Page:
Ghana loses $81.1 million to illegal fishing activities annually, study says

A study has revealed that Ghana loses between $52.7 to $81.1 million annually through illegal fish trans-shipment, popularly called "Saiko."

Ghana loses $81.1 million to illegal fishing activities annually, study says

The study, titled "Stolen at sea: How illegal Saiko fishing is fuelling the collapse of Ghana's fisheries," also indicated that the impact of industrial trawl fleet on Ghana's marine fisheries resources had been severely underestimated.

This was conducted by Hen Mpoano and Environmental Justice Foundation, both non-governmental organisations (NGOs) on fisheries resources.

According to the report only 40 per cent of an estimated 167,000 tonnes of fish caught by fishing trawlers in 2017, were landed legally and reported to the Fisheries Commission.

Approximately, 100,000 tonnes of fish were landed through Saiko in 2017, however, official statistics reported by the fishing trawlers to the Fisheries Commission was 67,205 tonnes in the same year, despite observers being present on a number of vessels.

Majority of trawl vessels engaged in the Saiko trade the report said were owned by Chinese.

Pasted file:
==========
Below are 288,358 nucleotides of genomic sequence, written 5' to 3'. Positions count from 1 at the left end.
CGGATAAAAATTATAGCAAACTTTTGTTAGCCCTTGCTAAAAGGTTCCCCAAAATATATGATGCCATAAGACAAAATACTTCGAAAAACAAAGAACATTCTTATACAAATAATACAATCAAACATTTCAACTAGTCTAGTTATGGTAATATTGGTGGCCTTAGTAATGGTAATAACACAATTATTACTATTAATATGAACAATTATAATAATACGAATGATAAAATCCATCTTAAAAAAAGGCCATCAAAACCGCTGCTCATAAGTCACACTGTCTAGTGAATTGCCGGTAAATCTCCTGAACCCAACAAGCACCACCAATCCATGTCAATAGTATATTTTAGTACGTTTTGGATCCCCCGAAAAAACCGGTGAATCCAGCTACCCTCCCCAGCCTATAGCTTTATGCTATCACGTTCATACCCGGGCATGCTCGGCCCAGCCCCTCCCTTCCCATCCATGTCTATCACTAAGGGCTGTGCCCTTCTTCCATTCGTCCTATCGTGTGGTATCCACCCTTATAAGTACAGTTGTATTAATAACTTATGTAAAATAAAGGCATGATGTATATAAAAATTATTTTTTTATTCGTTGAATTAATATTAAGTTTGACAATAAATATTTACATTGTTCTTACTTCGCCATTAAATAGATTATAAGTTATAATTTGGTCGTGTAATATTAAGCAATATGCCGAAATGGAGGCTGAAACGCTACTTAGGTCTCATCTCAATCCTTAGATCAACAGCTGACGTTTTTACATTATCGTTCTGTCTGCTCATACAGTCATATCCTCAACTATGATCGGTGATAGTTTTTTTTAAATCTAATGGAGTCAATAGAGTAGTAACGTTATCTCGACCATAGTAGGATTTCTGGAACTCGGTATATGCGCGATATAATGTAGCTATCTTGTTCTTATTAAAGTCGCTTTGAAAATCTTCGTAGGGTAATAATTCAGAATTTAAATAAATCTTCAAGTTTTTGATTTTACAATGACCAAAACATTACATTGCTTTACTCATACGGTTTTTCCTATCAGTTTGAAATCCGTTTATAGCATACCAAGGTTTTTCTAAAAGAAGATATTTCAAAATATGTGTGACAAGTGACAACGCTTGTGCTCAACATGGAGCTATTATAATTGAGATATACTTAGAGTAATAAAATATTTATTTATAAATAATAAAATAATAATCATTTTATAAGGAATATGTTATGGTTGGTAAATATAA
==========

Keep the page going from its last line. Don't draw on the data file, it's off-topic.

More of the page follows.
The Executive Director of Hen Mpoano, Mr Kofi Agbogah who spoke at the launch of the study in Accra on Monday, June 10, 2019, said although Saiko was prohibited under Ghana's fisheries laws and attracts a fine of between $100,000 and $2 million respectively, the practice was widespread in the country due to lack of adherence to fisheries laws.

According to him, Saiko trade was having a significant impact on small pelagic stocks and "are likely a key contributing factor to the collapse" of the country's artisanal fishery industry."

He said, "a recent analysis of Saiko landing by the University of Cape Coast found that small pelagics made up about 55 per cent of the fish contained in Saiko slabs."

The study represented the first comprehensive attempt to estimate the volume and value of fish landed through Saiko as a basis to better understand the ecological and socio-economic implications of the practice.

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